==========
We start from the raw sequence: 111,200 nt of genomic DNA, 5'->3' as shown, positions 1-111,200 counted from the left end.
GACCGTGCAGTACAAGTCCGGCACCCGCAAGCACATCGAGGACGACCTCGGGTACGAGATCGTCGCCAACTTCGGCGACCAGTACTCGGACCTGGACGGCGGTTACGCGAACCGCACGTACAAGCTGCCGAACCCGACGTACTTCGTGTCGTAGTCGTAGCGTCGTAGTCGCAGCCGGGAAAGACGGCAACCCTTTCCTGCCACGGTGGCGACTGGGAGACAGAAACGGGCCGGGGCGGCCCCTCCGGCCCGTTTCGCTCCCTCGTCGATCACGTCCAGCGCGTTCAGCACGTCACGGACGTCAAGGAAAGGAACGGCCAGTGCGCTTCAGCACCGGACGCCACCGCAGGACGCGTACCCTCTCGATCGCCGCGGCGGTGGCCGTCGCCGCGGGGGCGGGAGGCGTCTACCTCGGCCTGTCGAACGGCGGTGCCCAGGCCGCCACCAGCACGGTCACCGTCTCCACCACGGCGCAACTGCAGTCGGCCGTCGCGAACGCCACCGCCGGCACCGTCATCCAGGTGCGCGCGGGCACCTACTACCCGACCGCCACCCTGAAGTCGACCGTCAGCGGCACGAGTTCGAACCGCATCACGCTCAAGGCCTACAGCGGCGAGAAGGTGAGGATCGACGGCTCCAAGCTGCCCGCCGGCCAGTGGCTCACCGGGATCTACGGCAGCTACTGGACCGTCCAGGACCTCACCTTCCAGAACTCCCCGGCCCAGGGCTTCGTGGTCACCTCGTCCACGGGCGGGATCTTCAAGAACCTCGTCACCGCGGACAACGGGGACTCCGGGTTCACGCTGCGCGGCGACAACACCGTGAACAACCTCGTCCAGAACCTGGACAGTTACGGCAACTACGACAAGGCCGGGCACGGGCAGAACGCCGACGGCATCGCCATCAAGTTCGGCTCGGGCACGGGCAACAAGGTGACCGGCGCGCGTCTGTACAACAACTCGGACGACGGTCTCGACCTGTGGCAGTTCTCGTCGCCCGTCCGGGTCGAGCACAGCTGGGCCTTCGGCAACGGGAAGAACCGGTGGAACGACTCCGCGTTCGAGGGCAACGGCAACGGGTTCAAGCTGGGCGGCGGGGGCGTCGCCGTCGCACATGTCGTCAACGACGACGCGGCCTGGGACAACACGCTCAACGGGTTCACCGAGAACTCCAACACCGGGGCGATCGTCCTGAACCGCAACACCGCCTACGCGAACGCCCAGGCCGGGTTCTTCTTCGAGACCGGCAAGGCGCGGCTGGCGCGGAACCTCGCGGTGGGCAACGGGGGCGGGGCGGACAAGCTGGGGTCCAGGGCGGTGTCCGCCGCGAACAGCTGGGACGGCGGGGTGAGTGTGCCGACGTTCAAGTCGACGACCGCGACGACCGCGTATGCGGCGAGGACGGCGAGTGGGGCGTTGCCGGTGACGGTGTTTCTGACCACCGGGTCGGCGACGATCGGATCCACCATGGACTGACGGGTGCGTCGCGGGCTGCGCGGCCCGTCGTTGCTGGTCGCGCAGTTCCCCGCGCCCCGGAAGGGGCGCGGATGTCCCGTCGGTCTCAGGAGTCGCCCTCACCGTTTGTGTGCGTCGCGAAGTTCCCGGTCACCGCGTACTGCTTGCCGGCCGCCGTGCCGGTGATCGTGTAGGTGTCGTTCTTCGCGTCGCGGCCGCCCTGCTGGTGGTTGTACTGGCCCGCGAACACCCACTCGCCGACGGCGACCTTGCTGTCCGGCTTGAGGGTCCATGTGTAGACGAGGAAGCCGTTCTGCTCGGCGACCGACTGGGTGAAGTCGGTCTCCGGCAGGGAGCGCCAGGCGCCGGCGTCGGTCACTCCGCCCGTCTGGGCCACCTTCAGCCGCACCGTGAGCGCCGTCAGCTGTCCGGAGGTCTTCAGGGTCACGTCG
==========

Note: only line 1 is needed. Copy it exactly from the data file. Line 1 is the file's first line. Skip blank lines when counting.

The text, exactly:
We start from the raw sequence: 111,200 nt of genomic DNA, 5'->3' as shown, positions 1-111,200 counted from the left end.